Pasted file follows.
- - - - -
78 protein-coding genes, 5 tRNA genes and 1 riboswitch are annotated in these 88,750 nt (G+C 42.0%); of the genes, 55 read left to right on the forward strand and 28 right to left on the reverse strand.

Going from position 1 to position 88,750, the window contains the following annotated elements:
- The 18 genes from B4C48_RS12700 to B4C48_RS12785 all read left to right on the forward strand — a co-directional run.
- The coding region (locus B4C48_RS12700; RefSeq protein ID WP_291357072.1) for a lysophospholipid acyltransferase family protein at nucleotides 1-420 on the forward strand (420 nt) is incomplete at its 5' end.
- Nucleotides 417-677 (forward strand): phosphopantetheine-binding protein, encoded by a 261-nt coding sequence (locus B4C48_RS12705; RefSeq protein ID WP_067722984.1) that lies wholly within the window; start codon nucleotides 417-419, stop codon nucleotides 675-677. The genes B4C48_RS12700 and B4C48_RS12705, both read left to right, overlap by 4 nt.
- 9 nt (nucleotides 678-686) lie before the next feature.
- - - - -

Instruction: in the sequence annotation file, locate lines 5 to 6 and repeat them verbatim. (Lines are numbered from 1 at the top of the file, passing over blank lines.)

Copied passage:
- Nucleotides 417-677 (forward strand): phosphopantetheine-binding protein, encoded by a 261-nt coding sequence (locus B4C48_RS12705; RefSeq protein ID WP_067722984.1) that lies wholly within the window; start codon nucleotides 417-419, stop codon nucleotides 675-677. The genes B4C48_RS12700 and B4C48_RS12705, both read left to right, overlap by 4 nt.
- 9 nt (nucleotides 678-686) lie before the next feature.